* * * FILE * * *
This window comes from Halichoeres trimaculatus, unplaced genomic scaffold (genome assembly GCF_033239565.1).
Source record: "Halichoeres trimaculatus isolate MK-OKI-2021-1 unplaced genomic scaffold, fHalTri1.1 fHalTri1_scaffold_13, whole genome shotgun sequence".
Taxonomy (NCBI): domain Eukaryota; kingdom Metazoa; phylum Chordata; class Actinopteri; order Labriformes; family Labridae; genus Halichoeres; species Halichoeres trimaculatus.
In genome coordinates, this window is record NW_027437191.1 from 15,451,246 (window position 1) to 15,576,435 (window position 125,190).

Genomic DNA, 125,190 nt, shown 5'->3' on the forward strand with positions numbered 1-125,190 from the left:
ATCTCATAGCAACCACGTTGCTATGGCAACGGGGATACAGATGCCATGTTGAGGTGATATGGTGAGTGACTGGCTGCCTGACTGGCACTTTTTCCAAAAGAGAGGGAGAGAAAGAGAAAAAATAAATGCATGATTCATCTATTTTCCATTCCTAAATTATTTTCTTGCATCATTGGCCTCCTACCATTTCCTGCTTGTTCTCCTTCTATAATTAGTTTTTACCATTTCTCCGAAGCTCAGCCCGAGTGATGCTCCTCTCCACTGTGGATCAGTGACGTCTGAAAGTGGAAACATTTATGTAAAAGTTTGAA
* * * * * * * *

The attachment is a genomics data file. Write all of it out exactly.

This window comes from Halichoeres trimaculatus, unplaced genomic scaffold (genome assembly GCF_033239565.1).
Source record: "Halichoeres trimaculatus isolate MK-OKI-2021-1 unplaced genomic scaffold, fHalTri1.1 fHalTri1_scaffold_13, whole genome shotgun sequence".
Taxonomy (NCBI): domain Eukaryota; kingdom Metazoa; phylum Chordata; class Actinopteri; order Labriformes; family Labridae; genus Halichoeres; species Halichoeres trimaculatus.
In genome coordinates, this window is record NW_027437191.1 from 15,451,246 (window position 1) to 15,576,435 (window position 125,190).

Genomic DNA, 125,190 nt, shown 5'->3' on the forward strand with positions numbered 1-125,190 from the left:
ATCTCATAGCAACCACGTTGCTATGGCAACGGGGATACAGATGCCATGTTGAGGTGATATGGTGAGTGACTGGCTGCCTGACTGGCACTTTTTCCAAAAGAGAGGGAGAGAAAGAGAAAAAATAAATGCATGATTCATCTATTTTCCATTCCTAAATTATTTTCTTGCATCATTGGCCTCCTACCATTTCCTGCTTGTTCTCCTTCTATAATTAGTTTTTACCATTTCTCCGAAGCTCAGCCCGAGTGATGCTCCTCTCCACTGTGGATCAGTGACGTCTGAAAGTGGAAACATTTATGTAAAAGTTTGAA